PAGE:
When it opens later this year, the Evan Williams Bourbon Experience on West Main Street will become the eight stop on the popular tourist attraction. The facility will be a working distillery with additional features to draw more visitors.
The Bourbon Trail opened in 1999 and has seen steady attention since then. Last year, it drew over 500,000 visitors to seven distilleries across the state. The Jim Beam distillery will be the first tour stop in Louisville.
“It’s a unique way to get people to our city as well. And it’s a great way to get journalists writing about our city,” says Mayor Greg Fischer. “We’ve gotten so much international press around our bourbon scene, our food scene. Curious people come here.”
The rise in bourbon tourism corresponds with bourbon’s international resurgence. After postwar popularity, bourbon went into decline and was regarded in mass culture as southern swill. But in the last two decades, sales and production have increased, and the spirit holds a new, hip mantle. And everyone, from tourism officials to the whiskey gentry to politicians, say all of that helps Kentucky.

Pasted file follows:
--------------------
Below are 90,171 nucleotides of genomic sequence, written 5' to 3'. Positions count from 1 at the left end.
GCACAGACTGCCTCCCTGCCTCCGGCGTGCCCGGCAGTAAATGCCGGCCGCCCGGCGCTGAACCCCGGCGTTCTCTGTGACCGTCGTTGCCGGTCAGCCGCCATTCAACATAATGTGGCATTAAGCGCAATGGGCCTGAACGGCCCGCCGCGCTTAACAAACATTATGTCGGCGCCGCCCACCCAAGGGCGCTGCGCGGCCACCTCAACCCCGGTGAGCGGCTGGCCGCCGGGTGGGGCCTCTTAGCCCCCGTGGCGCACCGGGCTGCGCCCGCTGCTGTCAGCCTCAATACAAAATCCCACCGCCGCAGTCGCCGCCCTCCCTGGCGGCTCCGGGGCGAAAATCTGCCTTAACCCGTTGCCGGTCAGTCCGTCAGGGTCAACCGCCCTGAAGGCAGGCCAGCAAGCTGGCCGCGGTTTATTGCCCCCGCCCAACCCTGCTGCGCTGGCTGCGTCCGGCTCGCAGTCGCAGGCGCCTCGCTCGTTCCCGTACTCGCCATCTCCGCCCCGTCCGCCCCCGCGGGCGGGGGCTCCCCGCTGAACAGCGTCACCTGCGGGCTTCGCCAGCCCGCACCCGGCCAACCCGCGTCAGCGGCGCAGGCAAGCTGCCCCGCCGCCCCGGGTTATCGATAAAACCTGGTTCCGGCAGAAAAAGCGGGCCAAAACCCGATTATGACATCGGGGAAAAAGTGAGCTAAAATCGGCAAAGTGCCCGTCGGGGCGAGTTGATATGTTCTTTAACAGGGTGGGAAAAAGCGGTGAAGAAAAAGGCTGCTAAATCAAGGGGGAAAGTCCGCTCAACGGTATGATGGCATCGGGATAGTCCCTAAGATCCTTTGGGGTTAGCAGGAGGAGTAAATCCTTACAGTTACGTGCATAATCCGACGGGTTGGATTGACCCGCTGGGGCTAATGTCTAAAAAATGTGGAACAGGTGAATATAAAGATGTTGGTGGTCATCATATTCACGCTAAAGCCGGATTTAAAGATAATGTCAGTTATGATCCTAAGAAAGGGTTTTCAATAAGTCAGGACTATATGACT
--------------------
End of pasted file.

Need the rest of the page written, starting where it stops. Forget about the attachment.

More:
“It means thousands of jobs,” says Max Shapira, president of Evan Williams’ parent company Heaven Hill. “It means a great amount of additional taxes for us to pay to support various endeavors throughout the commonwealth.”
Another new distillery is also planned for downtown. Michter’s has plans for a new distillery and attraction down the street from Evan Williams. However, the company ran into construction delays with its aging building and is running about a year behind schedule.
WFPL intern Laura Valentine contributed to this story.